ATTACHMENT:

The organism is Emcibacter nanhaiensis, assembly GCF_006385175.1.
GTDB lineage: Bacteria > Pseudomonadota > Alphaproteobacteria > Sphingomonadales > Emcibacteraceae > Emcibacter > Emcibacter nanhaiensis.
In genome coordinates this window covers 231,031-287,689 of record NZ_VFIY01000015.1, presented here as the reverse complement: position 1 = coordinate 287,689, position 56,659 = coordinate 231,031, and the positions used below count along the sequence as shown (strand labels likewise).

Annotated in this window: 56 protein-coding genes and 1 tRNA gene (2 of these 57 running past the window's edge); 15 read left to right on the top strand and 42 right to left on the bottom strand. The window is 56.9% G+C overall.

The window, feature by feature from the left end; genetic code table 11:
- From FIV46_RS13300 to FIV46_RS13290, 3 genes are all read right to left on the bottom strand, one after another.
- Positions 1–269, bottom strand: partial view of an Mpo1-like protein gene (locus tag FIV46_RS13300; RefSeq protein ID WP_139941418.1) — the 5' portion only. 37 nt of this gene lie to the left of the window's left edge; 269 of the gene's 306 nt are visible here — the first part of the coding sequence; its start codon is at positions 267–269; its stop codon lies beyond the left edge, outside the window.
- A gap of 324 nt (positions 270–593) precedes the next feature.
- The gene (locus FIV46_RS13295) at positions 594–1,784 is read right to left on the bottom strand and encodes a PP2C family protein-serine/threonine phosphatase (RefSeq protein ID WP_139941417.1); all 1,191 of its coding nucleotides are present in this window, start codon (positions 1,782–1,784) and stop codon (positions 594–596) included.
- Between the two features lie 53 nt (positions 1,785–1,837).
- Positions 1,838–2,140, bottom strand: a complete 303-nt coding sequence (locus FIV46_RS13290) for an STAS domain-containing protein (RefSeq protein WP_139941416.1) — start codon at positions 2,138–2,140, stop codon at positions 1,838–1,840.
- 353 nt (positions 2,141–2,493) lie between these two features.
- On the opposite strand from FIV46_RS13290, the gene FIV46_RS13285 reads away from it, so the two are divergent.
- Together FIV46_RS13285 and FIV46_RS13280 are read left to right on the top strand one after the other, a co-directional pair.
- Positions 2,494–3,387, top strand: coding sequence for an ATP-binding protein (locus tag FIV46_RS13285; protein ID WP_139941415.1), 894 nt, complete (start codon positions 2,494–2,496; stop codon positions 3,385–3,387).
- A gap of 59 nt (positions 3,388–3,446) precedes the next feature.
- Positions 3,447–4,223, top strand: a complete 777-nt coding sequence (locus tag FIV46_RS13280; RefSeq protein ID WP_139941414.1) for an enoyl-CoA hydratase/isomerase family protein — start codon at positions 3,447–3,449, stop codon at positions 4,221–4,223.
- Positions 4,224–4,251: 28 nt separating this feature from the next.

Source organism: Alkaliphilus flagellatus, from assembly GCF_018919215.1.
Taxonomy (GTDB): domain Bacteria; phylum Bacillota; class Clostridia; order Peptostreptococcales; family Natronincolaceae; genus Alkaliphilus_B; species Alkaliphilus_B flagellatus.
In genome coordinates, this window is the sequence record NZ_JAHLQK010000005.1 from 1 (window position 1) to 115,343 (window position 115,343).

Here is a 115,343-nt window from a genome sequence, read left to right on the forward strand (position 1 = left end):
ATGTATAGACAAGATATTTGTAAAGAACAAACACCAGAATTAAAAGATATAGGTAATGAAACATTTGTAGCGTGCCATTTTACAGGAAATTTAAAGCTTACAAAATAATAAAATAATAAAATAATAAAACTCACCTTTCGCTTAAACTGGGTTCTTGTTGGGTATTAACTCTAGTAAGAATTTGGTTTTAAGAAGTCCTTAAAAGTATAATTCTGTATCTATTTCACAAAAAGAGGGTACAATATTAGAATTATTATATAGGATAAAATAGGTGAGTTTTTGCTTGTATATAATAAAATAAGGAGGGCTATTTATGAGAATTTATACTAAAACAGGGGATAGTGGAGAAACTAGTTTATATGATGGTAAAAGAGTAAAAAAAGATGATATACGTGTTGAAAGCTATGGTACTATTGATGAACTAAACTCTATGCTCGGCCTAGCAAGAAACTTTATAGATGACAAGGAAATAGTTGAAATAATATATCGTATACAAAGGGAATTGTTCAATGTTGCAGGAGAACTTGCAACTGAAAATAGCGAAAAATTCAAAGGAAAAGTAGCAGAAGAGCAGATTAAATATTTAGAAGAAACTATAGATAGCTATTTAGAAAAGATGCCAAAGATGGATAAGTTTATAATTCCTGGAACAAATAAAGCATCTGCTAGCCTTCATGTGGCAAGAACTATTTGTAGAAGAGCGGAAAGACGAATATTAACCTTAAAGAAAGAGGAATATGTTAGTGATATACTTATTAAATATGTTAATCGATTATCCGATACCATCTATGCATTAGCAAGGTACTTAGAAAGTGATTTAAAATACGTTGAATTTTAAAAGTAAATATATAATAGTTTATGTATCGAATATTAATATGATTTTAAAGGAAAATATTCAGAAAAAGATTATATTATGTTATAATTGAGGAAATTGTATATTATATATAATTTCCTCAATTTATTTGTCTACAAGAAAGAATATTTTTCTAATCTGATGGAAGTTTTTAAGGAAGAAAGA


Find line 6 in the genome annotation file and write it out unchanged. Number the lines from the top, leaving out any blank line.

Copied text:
- From FIV46_RS13300 to FIV46_RS13290, 3 genes are all read right to left on the bottom strand, one after another.